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Can You Keep a Stray Dog You Found?

by Adopt a Pet, | January 8, 2024

Can You Keep a Stray Dog You Found?

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In some cases, you can keep a stray dog you found, but not before reporting him to animal control and giving time for his family to find him. This dog could have a family that misses him and the first place many owners check for their lost dog is with animal control. Follow the steps below before adding a stray dog to your family.

What to do When You Want to Keep a Stray Dog

It can be tempting to just give the pet a new name and make him part of your family, but that’s not the right thing to do—and in most places, it’s illegal. Most municipalities require that found dogs be reported to animal control and may have other laws about what must happen if you find a stray pet. When someone loses their pets, they will usually look for them at animal control. If you don’t report him, the dog may have not chance to be reunited.

Here are a few things to keep in mind:

  • When you call animal control, make it known that you’re willing to keep the pet until the owner is located and that you’re interested in adopting him if no owner is found. Some locations will allow you to care for the animal while giving the owners a chance to come forward. You’ll likely have to bring him by the shelter to have his picture taken and to check for a microchip.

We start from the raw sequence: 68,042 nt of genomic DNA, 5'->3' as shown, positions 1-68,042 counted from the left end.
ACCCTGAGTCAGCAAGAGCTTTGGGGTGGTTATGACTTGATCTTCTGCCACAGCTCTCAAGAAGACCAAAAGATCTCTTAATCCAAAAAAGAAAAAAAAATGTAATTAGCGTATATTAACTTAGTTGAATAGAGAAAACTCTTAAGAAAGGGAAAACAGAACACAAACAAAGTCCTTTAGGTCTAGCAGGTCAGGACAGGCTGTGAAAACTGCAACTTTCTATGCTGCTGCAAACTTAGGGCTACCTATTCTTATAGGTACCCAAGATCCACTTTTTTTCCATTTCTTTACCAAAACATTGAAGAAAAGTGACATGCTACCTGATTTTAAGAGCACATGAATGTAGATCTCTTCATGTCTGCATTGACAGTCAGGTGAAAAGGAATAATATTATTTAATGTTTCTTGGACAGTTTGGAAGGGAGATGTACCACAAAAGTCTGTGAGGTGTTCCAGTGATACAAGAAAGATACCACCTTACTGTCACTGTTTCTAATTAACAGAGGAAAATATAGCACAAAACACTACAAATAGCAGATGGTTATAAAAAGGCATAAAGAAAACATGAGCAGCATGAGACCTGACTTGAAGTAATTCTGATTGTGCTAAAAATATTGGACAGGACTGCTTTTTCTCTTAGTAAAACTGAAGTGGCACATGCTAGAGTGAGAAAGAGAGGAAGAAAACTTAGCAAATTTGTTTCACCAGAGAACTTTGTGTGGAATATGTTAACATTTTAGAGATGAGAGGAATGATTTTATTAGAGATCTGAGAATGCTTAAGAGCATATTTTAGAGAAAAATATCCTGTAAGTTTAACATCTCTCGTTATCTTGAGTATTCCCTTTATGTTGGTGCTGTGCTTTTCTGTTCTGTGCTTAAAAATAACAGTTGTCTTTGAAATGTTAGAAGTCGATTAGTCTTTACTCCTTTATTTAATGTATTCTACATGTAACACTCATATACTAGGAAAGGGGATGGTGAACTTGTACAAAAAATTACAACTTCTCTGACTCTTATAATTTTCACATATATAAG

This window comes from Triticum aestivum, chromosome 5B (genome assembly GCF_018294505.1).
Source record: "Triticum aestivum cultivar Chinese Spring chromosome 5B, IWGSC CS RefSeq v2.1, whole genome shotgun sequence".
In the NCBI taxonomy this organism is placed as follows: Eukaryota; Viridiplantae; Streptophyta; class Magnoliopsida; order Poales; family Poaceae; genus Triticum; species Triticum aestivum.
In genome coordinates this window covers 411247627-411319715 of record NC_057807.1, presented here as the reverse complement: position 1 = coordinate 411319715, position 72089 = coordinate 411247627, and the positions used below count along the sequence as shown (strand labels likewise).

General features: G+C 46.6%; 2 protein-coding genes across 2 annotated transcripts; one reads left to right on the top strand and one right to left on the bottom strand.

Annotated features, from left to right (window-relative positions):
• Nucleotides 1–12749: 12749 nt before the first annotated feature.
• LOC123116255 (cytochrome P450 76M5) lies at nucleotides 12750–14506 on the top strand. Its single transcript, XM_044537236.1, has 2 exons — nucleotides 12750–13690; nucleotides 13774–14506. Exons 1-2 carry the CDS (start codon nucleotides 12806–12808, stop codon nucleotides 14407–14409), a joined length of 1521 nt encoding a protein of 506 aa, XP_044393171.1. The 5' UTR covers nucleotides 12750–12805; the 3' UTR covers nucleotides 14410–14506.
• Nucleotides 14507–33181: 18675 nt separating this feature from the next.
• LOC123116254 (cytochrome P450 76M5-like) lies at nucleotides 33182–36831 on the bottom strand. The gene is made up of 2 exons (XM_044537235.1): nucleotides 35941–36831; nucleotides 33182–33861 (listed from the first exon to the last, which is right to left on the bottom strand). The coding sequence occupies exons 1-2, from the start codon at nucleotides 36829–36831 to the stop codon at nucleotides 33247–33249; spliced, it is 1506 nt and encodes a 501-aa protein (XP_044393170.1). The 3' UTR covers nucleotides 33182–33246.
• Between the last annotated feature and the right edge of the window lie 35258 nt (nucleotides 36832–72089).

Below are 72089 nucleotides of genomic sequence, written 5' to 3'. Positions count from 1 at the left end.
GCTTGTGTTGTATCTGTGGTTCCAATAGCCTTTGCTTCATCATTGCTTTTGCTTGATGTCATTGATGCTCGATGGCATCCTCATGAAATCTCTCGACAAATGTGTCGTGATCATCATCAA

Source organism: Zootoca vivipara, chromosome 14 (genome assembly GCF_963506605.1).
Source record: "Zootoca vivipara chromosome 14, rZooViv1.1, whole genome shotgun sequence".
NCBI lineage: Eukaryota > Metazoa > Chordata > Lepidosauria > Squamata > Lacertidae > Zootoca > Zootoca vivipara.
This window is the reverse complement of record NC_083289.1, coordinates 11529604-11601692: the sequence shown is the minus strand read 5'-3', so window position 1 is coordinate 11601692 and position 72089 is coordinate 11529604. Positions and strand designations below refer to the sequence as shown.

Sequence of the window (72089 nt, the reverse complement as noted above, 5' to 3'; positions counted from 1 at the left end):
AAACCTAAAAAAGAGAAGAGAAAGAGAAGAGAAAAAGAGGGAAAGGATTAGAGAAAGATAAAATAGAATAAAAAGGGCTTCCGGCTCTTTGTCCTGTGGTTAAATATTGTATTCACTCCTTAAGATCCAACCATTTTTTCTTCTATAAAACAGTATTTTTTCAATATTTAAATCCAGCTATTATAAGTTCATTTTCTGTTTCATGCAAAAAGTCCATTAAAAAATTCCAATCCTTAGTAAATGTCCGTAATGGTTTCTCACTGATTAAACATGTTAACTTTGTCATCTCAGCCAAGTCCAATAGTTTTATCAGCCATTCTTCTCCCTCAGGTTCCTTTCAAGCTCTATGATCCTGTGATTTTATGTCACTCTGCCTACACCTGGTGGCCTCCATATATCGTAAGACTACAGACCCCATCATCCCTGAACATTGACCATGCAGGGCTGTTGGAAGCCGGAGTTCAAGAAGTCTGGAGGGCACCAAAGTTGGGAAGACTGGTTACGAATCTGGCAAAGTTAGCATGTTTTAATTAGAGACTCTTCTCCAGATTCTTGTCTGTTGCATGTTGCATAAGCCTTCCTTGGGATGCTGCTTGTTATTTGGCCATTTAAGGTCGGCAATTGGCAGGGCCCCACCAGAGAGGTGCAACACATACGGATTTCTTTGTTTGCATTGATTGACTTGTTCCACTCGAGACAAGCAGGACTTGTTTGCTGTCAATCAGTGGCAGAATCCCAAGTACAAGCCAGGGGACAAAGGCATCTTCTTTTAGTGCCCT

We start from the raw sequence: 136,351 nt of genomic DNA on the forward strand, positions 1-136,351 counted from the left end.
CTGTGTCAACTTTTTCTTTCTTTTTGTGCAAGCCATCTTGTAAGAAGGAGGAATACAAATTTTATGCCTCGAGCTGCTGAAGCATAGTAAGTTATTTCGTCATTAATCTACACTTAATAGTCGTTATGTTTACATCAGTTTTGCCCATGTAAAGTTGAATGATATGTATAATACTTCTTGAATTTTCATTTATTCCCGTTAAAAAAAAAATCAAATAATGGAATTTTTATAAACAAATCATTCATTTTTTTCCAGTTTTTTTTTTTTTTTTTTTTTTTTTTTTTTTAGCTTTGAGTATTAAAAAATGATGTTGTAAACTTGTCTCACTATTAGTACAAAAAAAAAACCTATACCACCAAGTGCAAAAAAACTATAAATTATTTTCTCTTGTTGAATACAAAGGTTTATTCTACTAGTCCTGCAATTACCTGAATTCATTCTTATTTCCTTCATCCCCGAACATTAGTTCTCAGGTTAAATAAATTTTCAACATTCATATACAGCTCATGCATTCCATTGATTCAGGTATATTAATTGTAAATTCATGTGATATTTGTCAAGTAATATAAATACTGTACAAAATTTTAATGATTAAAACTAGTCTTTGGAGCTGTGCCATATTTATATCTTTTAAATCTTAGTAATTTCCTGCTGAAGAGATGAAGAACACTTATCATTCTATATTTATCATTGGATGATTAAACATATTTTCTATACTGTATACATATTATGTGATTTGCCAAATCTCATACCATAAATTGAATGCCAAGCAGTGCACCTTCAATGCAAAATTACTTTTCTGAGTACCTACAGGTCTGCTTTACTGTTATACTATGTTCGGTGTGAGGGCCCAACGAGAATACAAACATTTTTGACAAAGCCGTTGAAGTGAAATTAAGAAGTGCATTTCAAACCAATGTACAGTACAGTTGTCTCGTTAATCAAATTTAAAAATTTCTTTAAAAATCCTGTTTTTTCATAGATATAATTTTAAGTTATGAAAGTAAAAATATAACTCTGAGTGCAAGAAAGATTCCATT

• Some locations will require the dog stay at the shelter during the holding period, but will allow you to be first on the list of potential adopters should the owners not be found.

  • If the dog requires medical care, be sure animal control knows you’re willing to bring the dog to your vet and to pay for the bills.

  • If the dog is being held at the shelter, check back often as to whether the owner has been found and keep on top of the hold-end date. Once the hold-end date passes, you will only have priority over adopting the dog for a certain amount of time, so don’t miss your opportunity!

  • Even if you fall head-over-heels in love, it’s important to give the dog a chance to reunite with his owners before you make him part of your family. Going about it the right way is better for the dog and, in the long run, for you as well.

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